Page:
Coming off the heels of a seasonal bump in shelter demand from early January, the Rowan House Society has been looking into new ways to engage the Foothills community both in regards to shelter demands and costs, and issues of domestic violence and abuse.
Executive Director for the Rowan House Society Sherrie Botten says, they were able to visit more local schools in 2018, bringing awareness and education towards a wide range of topics.
"Last year in our prevention program, we did presentations in 154 schools, which is up from 121 in 2017. In our prevention programs we go into schools and talk with students about bullying, dating violence and about healthy and unhealthy relationships. We run the program in grades 2,5,8 and 11. It's really exciting to part of most schools in the community, and it fits in well with the curriculum."
This year, Rowan House launched the Breakfast With The Guys event, which is an initiative Botten says the society wants to continue to support.
"We're doing a lot of work with men and boys, we had our first Breakfast With The Guys event last November, and it's something we want to continue next November."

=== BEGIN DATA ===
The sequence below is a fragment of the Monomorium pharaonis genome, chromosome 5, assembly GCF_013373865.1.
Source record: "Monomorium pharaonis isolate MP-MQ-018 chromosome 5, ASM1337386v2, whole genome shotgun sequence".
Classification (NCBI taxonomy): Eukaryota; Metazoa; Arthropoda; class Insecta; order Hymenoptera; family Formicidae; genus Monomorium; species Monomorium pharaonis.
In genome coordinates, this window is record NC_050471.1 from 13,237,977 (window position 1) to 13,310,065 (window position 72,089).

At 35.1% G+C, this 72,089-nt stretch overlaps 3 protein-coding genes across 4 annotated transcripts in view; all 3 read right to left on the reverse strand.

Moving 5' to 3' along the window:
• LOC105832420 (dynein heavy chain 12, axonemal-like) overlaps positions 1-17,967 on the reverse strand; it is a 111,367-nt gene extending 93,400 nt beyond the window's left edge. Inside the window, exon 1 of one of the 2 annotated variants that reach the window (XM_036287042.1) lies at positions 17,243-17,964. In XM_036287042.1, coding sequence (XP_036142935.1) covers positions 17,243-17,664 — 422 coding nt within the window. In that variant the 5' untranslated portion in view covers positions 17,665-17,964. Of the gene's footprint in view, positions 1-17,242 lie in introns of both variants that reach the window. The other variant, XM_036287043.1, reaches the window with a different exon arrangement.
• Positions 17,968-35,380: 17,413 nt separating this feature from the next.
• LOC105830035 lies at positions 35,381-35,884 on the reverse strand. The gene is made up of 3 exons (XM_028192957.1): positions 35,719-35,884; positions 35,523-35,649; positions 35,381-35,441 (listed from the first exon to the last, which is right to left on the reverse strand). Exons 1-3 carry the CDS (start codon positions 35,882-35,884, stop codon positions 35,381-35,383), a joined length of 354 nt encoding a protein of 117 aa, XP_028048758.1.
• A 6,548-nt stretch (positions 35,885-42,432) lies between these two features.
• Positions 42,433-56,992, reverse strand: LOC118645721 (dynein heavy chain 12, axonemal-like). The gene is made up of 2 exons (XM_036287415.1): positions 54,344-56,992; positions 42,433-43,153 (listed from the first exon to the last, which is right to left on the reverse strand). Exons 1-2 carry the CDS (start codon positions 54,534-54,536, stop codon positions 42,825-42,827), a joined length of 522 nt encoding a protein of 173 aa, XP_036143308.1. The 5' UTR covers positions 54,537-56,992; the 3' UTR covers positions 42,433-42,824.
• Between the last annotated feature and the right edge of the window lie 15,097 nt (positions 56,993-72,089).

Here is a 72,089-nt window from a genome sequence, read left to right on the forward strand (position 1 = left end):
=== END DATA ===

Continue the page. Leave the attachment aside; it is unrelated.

However, the group has also been looking into a few new programs, and Botten says one of their programs they plan to launch aims to raise awareness in the community towards the ongoing cost of supporting families in an emergency shelter.
"Another exciting thing we plan on launching in 2019, is the Pay For A Day Campaign. That's where we look at questions like; what does it really cost for a woman or child to be in the shelter, and how the community can support that, whether it's through a donation or volunteering at the shelter. When women and children come to the shelter, they don't need to pay for anything when they are here, we also provide all the instrumental things they need, like food, clothing and toiletries."
Lastly, Botten says the crew is looking into ways they can keep families safe from a domestic abuse situation, while still allowing the affected victims to remain in a familiar environment.
"We're exploring a stay at home model, where the abuser leaves the house and the family gets to stay at their home. It's much less expensive, and more supportive for women and children who will be able to stay in their own home."
More information on the Rowan House Society can be found here.
Send us your news tips, story ideas and comments at [email protected]